The candidates have one more day to convince voters to support them when they go to into the voting booth to cast their ballots in Tuesday’s primary election. More than 1.8 million Floridians have already submitted their ballots during the state’s early voting period which ended this weekend– already a 14.3 percent turnout.
This year’s early voting turnout exceeded those of the 2014 and 2016 primaries, due mainly to an increase in the number of early Democratic voters.
The state Division of elections reported Monday morning that 1,861,524 voters cast ballots at early voting locations and by vote-by-mail. Many of those, nearly 1.2 million, were mail-in ballots. Republicans led in both the early voting and vote-by mail casting more than 45,000 additional ballots than did Democrats — a 46 percent to 44 percent margin — although Democrats did have a surge in early voting results on Sunday.
The key races in Tuesday’s primary are the Republican and Democratic contests for nomination for governor. The candidates will spend Monday attending events across the state, although Agriculture Commissioner Adam Putnam cancelled a stop in his bus tour with Attorney General Pam Bondi. The tour was to have an event in Jacksonville, but the Putnam campaign chose to cancel that stop after Sunday’s shooting at a downtown pizza establishment in which four people were killed.
“Our prayers continue to be with the victims and their families. Please cooperate with local law enforcement and do not hesitate to be helpful in your community any way you can,” the campaign said in a statement released Sunday.
Democratic gubernatorial candidate Jeff Greene also has an event scheduled in Jacksonville Monday, but he plans to go with his schedule as planned.
Four of the five Democrats seeking the nomination will be in Jacksonville today.
Sunday’s shootings brought a quick response from Democrats, who have all made gun reform part of their campaign platforms.
“I am tired of hearing ‘when is enough going to be enough? I am tired of hearing ‘thoughts and prayers’ from those who do nothing,” Democrat Gwen Graham said Sunday. ”We need to end these mass shootings — and the only way to do that is to vote out the politicians complicit in this cycle of death.”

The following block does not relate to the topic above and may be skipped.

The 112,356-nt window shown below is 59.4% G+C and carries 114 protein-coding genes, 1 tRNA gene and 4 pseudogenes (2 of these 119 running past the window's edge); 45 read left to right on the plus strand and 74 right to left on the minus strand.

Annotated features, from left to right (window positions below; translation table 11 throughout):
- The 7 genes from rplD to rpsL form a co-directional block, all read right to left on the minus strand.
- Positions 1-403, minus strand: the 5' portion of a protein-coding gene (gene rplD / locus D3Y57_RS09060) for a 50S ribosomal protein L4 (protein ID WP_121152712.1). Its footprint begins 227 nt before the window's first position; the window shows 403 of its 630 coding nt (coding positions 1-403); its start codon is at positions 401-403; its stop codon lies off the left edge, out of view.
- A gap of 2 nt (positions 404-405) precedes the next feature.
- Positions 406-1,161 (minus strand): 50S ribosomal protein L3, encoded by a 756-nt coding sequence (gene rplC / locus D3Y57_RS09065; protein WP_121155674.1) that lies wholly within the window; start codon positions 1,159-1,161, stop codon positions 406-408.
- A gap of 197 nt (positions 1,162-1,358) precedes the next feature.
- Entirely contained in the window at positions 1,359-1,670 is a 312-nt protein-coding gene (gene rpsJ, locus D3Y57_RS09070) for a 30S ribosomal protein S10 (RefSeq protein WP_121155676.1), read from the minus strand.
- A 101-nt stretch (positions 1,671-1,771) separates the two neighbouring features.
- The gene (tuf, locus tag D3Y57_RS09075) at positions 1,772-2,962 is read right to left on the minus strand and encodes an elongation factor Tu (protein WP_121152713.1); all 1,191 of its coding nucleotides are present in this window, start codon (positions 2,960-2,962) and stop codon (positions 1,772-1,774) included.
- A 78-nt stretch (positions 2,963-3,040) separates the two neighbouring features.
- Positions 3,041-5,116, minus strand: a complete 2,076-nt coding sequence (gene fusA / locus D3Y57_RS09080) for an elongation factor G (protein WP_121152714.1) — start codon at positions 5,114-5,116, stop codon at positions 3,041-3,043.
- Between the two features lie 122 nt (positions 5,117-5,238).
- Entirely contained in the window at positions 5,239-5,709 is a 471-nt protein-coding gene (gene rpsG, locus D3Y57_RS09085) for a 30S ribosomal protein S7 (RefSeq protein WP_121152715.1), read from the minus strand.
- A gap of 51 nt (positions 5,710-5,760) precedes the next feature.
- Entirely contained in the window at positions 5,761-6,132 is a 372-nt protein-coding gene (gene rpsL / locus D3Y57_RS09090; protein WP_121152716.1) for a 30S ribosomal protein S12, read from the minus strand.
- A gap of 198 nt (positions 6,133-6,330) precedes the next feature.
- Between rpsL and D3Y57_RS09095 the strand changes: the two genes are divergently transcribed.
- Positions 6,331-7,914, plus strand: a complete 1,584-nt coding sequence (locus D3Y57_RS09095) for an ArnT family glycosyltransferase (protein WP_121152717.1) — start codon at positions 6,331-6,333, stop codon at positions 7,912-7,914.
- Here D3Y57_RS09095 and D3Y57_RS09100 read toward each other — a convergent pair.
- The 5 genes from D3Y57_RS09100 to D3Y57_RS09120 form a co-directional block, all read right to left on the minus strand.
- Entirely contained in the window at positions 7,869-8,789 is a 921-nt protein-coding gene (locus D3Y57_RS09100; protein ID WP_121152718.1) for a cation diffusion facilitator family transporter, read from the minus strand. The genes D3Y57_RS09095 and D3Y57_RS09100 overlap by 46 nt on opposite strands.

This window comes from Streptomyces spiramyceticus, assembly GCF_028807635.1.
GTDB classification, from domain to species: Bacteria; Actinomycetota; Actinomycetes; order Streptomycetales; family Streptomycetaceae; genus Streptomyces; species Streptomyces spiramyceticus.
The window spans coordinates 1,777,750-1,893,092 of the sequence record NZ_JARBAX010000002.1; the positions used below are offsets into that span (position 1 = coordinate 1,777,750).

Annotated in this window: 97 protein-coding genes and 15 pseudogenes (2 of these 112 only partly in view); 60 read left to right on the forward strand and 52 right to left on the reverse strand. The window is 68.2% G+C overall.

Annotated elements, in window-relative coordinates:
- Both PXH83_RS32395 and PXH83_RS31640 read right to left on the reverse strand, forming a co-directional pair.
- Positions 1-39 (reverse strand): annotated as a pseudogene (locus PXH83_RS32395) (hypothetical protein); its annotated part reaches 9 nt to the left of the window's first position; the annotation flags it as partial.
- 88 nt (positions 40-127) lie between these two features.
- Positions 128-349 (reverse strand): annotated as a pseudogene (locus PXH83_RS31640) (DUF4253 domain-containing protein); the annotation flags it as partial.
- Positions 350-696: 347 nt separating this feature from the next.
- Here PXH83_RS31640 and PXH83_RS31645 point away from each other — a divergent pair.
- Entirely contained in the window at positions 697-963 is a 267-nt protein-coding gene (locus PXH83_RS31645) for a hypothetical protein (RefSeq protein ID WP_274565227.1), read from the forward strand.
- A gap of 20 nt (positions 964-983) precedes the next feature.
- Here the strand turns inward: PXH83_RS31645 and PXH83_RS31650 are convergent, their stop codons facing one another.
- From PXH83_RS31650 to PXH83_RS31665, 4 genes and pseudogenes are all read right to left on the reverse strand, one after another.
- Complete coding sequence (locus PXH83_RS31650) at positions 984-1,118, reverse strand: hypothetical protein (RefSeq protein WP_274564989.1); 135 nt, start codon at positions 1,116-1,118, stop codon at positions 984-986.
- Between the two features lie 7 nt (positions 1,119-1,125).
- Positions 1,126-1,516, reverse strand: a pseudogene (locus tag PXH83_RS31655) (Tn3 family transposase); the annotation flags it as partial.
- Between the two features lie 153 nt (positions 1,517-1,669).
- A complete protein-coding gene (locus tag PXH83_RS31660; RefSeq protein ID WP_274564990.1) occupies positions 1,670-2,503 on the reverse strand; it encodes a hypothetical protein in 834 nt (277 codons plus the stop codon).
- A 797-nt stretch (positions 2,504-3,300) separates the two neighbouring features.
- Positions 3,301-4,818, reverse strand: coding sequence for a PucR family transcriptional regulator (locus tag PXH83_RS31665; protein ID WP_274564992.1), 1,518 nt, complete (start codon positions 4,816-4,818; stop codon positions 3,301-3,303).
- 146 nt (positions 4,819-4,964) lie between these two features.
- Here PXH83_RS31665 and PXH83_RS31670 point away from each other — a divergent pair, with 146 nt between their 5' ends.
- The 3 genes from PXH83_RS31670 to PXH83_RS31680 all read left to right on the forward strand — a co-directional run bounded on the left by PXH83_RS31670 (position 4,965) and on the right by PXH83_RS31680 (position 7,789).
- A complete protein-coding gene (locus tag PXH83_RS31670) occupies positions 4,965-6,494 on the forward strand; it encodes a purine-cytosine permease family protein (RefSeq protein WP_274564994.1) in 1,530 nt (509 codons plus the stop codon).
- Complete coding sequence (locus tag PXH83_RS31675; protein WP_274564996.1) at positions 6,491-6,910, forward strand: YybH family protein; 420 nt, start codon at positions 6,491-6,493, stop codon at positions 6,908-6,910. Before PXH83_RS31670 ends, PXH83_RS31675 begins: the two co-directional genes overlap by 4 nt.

Graham, who is considered to be a front-runner in the Democratic contest is scheduled to hold a “community conversation” on gun violence in Jacksonville Monday morning.
“I am horrified and I am furious. The shootings are too many to count—in our schools, neighborhoods and nightclubs,” said Philip Levine, who has scheduled a stop to Jacksonville University. “Our thoughts are with the victims, but we should all be outraged. Too many lives are destroyed, while leaders take no action. It’s time for new leaders.”
“This gun violence epidemic must stop, and we simply cannot let this become the new normal,” said Andrew Gillum. “Too many lives are being snuffed out far too soon in everyday places like our high school football games, movie theaters, shopping malls, and public schools. As long as we let this absurd status quo continue, in which the gun lobby controls our elected officials, this bloodshed will continue.”
Another Democratic candidate, Chris King, has scheduled a news conference later in the day Monday in Jacksonville with local anti-gun violence activists and faith leaders.
Putnam will be trying to overtake opponent Ron DeSantis in the GOP primary after polls showed DeSantis pulling out to a large lead in the polls following President Donald Trump’s endorsement in June. However, polls last week indicate the race might be tightening up.
On the Democratic side, recent polls show Graham and Levine out front. Some suggest that Graham is pulling away and Gillum surging. But, the only poll that counts is Tuesday’s primary election.